COVINGTON - Roundabouts at Turner Lake Road and U.S. Highway 278 at Exit 90, and at Emory Street and Hwy. 278, are in the near future after the Covington City Council approved a letter of support for the Hwy. 278 CID master plan. The letter was required by the Georgia Department of Transportation (GDOT), which has committed to spend between $20-$25 million on the Hwy. 278 corridor improvements. The council approved the letter at their Aug. 19 meeting.
After nearly three years of obtaining consent from property owners along the U.S. Highway 278 corridor, the board of directors of the Highway 278 Improvement Association voted in 2017, to create the Highway 278 Community Improvement District along a 3-mile stretch of the roadway leading into Covington, and the Covington City Council officially created the CID by unanimously approving a resolution in 2017.
Owners of commercial properties located within a CID agree to an ad valorem tax of up to 5 percent levied on their properties, which, along with matching state grants, supports improvements that create an upscale commercial district and increase property values. Under Georgia law, a community improvement district can be created with the consent of at least 50 percent plus one of property owners, and the signees must represent at least 75 percent of the assessed value of properties within the proposed district.
The Highway 278 CID runs from Ginn Motor Company near the Interstate 20 Exit 90 interchange to Martins Crossing Shopping Center at the intersection of 278 and Ga. Highway 142, a distance of approximately 3 miles.
The council approved the letter at their Aug. 19 meeting. Kathy Morgan, administrator of the Hwy. 278 CID, presented the request to the council. Morgan said her board of directors met with GDOT in April for a review of the master plan. She said the state did the data and benefit analysis for the CID based on projections of growth for the area through 2040.
What GDOT sent back to the Hwy. 278 CID board of directors was the need for several roundabouts and changes at other intersections.
Morgan said the analysis found that the western half of the Hwy. 278 corridor (from Exit 90 to Mill Street) has five to six of the largest accident locations and average number of fatalities for anywhere in Newton County. The eastern half (from Mill Street to Ga. Highway 142) has none. She said the difference is the eastern half has a median and the western half doesn’t. GDOT said a median is needed all along the corridor.
Morgan said one business owner told her he was opposed to medians, but that “You can’t prevent stupid drivers. We watch accidents in front of our business almost every week. If you see those families after the impact and the damage it does to them, you won’t object to a median.”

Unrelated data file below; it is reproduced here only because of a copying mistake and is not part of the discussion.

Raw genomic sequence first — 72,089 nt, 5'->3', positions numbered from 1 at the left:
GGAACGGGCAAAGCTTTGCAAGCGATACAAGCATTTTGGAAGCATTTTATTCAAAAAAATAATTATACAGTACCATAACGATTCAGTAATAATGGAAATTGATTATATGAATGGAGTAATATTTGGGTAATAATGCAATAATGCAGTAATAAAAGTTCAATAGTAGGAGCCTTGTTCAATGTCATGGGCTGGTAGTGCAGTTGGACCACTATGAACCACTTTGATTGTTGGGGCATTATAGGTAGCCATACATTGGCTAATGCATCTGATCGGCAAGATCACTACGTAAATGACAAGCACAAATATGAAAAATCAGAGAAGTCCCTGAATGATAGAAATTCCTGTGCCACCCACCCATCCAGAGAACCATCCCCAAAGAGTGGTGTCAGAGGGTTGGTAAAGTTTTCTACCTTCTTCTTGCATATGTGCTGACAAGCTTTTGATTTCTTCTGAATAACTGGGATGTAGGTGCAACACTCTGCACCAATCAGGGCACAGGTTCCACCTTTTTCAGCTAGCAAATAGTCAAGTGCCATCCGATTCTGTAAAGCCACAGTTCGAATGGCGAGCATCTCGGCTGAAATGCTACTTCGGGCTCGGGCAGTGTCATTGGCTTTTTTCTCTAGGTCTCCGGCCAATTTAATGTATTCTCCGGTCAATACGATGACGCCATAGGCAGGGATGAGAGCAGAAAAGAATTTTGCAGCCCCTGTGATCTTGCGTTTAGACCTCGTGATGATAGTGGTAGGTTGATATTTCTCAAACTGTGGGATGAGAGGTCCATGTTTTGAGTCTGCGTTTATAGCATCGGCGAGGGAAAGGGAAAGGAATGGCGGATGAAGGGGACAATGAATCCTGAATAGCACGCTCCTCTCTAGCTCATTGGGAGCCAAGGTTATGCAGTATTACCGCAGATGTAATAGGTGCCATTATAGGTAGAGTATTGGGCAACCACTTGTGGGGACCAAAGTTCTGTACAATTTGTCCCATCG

Morgan added that GDOT also did a delay cost (the time a person has to spend in a vehicle going through a red light intersection) and found that for the intersections of Hwy. 278 at Turner Lake, at Emory Street, and at Hwy. 142, that cost is more than $34 million to citizens and public safety.
“They also looked at every intersection and every road that intersects Hwy. 278,” said Morgan. “They looked at what kind of access there was, what type of access was generated by the number of vehicles that use it every day, the types of vehicles that use it every day, and then they made recommendations for us on addressing traffic more safely and to keep traffic flowing smoothly.
“The changes are essentially just medians, a few intersection “R” cuts with red lights, and roundabouts. GDOT said if we will implement this plan, they will pay for the implementation, and the construction of all roundabouts and medians. They will do it in phases, and what that means to this community is somewhere between $20-$25 million.”
Matching funds for the project will come from Covington, Newton County, and the Hwy. 278 CID group. Covington has committed $320,000 over the next three years, Newton County has agreed to commit $320,000 from its SPLOST transportation funds, and Hwy. 278 CID will commit $600,000 from the taxes it has collected from businesses in the corridor.
“GDOT will start next year,” said Morgan. “First they have to complete the design and purchase the right-of-way. We only need a very minimum amount of right-of-way that has to be purchased, and that money can come from our grants or our matching dollars. They will work with us to get this started and they should start turning dirt before the end of next year.
“Then the second phase may be from where they end at Emory Street to either Elm Street or to Mill Street. Then the next phase may be from Mill Street to Industrial Drive, depending on what is in their budget and how much they get in federal dollars.
“But they want you to commit to the whole thing so they can put this in their strategic plan and have the whole thing done over the next 10-15 years. Each phase will take 3-5 years.”
The council unanimously approved a letter of support for the master plan, and also approved a letter stating that the city will commit to the maintenance of the landscaping and lighting costs for the plan. Morgan said her group will work with the city to get sponsors to take on the responsibility for the landscaping at each of the roundabouts.
Morgan noted that the roundabouts at Hwy. 278 and Turner Lake, and Hwy. 278 and Emory Street will be similar to the roundabout at Turner Lake Road and Clark Street.
“They will be two-lane roundabouts,” she said. “There will be signage and beautification. I think we will have some public meetings before we open those up to explain to people how to drive a roundabout. But what a lot of people don’t understand is that the Square is a roundabout, and we have been driving around that roundabout for years. It is not new to us.”